Typography

W_-_Newberry_Chocolate_1_IMG_2526_copyTen-year-old Parker Stevens, right, reacts to the unexpected bitter flavor of Mayan chocolate, a not-so-sweet member of the chocolate family.

 NEWBERRY – It didn’t take too long for a handful of attendants to volunteer at the Newberry Branch Library when chocolate was involved.

Newberry residents got the chance to taste and interact with the sweet candy at the library on Wednesday when Gainesville chocolatier Kay Owens and her assistants presented The Mystery and History of Chocolate, a production that has been traveling around Alachua County libraries this past month.

The presentation at the Newberry branch was one of the smaller performances, Owens said, but she still thought the show went well and the kids seemed to be enjoying themselves.

Tuesday’s presentation at the Millhopper Branch Library on Tuesday brought in over 60 spectators, she said. The opening presentation at the Alachua County Library Headquarters earlier this summer drew over 100.

“We’ve been drawing big crowds,” Owens said.

The informative performance was interactive and asking for several volunteers from the audience. Newberry’s 10-year-old Parker Stevens raised his hand high when the crew asked for a brave volunteer.

He was called to the front of the room to try Mayan chocolate, an early chocolate that contains cornstarch and very little sugar. Parker said his favorite type of chocolate was the type that was mixed with peanut butter. One spoonful of the special Mayan chocolate and the look on his face changed to one of disgust.

“Oh, my gosh,” he said, “it tasted like oatmeal.”

The first chocolatiers, the Mayans, didn’t have sugar and milk to mix in to the now traditionally sweet confection, Owens explained to the audience.

Even adults enjoyed and learned from the show.

“I didn’t realize they discovered it,” Melissa Bass said of the Mayans. The 33-year-old Newberry resident is no stranger to chocolate. She had stayed at The Hotel Hershey in Pennsylvania, where they had chocolate scented body wash and shampoos in each room.

Another spectator and volunteer, West Palm Beach 16-year-old Gaby Gianoli, first attended one of the performances this week because her sister, 21-year-old Francesca, was one of Owens’s assistants.

Gaby attended both the show at the Millhopper library as well as the performance at Newberry’s library. She was in town for a month, but was more than happy to go to the performances, where chocolate was given out at the end.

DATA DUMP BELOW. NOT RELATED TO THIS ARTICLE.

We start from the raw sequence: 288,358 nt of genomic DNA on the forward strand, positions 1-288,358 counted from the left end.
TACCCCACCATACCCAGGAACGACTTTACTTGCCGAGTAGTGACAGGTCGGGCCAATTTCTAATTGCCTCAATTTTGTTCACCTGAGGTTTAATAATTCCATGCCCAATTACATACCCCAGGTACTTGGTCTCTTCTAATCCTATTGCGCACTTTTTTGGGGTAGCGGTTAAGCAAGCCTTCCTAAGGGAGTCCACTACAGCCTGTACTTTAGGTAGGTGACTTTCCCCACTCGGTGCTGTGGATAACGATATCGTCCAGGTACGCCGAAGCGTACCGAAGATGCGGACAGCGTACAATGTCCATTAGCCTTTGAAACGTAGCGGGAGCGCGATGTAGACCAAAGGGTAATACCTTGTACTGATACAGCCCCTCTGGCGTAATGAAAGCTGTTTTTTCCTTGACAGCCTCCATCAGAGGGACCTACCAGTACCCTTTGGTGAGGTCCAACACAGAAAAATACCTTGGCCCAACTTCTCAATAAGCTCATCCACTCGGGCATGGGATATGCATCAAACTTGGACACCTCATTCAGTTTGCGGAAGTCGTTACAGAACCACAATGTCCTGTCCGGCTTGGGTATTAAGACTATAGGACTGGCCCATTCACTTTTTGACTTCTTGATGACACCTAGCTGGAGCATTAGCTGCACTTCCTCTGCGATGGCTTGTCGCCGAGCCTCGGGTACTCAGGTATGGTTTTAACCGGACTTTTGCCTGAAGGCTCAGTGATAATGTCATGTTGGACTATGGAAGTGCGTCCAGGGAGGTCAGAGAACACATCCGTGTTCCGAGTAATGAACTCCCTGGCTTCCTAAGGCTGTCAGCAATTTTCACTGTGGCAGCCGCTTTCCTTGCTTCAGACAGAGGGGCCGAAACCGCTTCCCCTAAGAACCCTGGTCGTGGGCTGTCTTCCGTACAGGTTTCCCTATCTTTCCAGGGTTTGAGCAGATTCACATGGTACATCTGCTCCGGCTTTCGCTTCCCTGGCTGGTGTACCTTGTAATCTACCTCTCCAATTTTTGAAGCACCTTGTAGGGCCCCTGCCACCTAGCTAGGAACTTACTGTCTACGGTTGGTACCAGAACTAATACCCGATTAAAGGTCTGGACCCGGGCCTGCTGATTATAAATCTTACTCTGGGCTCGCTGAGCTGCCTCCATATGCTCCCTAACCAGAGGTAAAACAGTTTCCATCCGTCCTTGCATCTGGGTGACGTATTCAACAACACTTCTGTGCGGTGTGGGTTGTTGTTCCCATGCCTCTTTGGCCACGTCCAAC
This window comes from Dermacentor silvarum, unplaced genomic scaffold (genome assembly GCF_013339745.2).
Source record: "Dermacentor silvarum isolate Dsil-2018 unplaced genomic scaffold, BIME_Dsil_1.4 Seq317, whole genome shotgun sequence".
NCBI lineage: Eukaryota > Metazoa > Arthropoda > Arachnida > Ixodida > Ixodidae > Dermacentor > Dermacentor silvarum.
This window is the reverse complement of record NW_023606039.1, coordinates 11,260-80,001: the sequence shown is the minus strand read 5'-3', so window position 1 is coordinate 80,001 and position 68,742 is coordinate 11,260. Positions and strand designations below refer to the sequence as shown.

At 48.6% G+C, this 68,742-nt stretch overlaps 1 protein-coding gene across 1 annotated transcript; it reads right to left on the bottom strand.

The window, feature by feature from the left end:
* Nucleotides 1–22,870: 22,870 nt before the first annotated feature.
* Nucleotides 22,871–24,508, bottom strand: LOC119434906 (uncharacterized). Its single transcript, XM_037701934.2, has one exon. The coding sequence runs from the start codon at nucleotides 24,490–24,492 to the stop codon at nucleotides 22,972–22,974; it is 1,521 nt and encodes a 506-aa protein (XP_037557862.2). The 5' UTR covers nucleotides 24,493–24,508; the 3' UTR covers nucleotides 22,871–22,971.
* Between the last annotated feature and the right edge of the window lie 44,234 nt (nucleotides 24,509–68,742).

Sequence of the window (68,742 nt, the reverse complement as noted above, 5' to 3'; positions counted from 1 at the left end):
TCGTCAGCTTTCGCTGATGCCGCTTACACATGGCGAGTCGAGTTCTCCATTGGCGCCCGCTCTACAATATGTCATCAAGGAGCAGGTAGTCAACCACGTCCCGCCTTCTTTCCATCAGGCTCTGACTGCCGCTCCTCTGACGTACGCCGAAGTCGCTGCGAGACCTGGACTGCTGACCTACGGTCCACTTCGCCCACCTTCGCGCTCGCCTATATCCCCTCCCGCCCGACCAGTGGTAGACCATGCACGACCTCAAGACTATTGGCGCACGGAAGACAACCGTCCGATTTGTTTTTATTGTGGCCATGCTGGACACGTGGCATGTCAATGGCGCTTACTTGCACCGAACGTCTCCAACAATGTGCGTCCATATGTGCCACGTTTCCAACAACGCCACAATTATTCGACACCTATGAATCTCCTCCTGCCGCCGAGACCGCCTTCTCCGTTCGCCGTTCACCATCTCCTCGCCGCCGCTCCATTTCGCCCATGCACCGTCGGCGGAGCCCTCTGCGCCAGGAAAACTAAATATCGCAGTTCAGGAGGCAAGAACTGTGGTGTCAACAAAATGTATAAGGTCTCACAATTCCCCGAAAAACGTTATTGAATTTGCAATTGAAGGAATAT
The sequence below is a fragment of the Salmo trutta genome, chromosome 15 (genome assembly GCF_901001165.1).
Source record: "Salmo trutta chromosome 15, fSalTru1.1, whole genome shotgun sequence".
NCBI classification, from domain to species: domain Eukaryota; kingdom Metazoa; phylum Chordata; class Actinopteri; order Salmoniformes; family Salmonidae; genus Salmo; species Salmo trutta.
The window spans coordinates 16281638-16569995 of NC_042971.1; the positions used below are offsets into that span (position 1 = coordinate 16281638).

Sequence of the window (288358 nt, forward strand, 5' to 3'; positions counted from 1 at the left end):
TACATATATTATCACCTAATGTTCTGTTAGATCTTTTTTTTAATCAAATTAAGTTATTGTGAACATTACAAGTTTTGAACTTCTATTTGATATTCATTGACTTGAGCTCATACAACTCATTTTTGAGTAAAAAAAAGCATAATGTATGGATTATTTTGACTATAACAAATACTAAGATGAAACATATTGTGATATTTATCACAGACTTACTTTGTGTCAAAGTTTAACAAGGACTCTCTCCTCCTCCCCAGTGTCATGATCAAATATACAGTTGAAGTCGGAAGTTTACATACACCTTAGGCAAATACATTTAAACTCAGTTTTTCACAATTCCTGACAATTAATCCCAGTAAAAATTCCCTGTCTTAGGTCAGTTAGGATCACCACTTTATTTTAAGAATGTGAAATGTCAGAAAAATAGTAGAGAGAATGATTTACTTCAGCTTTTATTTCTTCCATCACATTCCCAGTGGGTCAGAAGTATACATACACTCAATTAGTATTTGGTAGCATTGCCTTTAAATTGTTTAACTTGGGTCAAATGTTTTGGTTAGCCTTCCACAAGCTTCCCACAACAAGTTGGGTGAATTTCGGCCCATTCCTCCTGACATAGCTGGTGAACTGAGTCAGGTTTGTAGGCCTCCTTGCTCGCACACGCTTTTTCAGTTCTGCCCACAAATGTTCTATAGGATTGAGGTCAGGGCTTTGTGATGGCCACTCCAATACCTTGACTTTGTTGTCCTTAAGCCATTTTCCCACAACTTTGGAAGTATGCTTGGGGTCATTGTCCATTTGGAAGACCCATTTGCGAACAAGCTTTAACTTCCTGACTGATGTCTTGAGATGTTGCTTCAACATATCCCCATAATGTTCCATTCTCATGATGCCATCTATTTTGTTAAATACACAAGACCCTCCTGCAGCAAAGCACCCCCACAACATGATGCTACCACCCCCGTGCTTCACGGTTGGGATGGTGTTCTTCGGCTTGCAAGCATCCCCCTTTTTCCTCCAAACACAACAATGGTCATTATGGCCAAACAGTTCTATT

“I got lucky that she does this,” Gaby said of her sister’s work with Owens.

Besides educating the audience about the history behind chocolate and advocating the preservation of cacao trees, Owens also makes chocolate.

Owens said she plans on opening up her own chocolate shop called Drenched in Chocolate this September in the Millhopper area in Gainesville.

Email mharvard@alachuatoday.com

W_-_Newberry_Chocolate_1_IMG_2526_copyTen-year-old Parker Stevens, right, reacts to the unexpected bitter flavor of Mayan chocolate, a not-so-sweet member of the chocolate family.

 NEWBERRY – It didn’t take too long for a handful of attendants to volunteer at the Newberry Branch Library when chocolate was involved.

Newberry residents got the chance to taste and interact with the sweet candy at the library on Wednesday when Gainesville chocolatier Kay Owens and her assistants presented The Mystery and History of Chocolate, a production that has been traveling around Alachua County libraries this past month.

The presentation at the Newberry branch was one of the smaller performances, Owens said, but she still thought the show went well and the kids seemed to be enjoying themselves.

Tuesday’s presentation at the Millhopper Branch Library on Tuesday brought in over 60 spectators, she said. The opening presentation at the Alachua County Library Headquarters earlier this summer drew over 100.

“We’ve been drawing big crowds,” Owens said.

The informative performance was interactive and asking for several volunteers from the audience. Newberry’s 10-year-old Parker Stevens raised his hand high when the crew asked for a brave volunteer.

He was called to the front of the room to try Mayan chocolate, an early chocolate that contains cornstarch and very little sugar. Parker said his favorite type of chocolate was the type that was mixed with peanut butter. One spoonful of the special Mayan chocolate and the look on his face changed to one of disgust.

“Oh, my gosh,” he said, “it tasted like oatmeal.”

The first chocolatiers, the Mayans, didn’t have sugar and milk to mix in to the now traditionally sweet confection, Owens explained to the audience.

Even adults enjoyed and learned from the show.

“I didn’t realize they discovered it,” Melissa Bass said of the Mayans. The 33-year-old Newberry resident is no stranger to chocolate. She had stayed at The Hotel Hershey in Pennsylvania, where they had chocolate scented body wash and shampoos in each room.

Another spectator and volunteer, West Palm Beach 16-year-old Gaby Gianoli, first attended one of the performances this week because her sister, 21-year-old Francesca, was one of Owens’s assistants.

Gaby attended both the show at the Millhopper library as well as the performance at Newberry’s library. She was in town for a month, but was more than happy to go to the performances, where chocolate was given out at the end.

“I got lucky that she does this,” Gaby said of her sister’s work with Owens.

Besides educating the audience about the history behind chocolate and advocating the preservation of cacao trees, Owens also makes chocolate.

Owens said she plans on opening up her own chocolate shop called Drenched in Chocolate this September in the Millhopper area in Gainesville.

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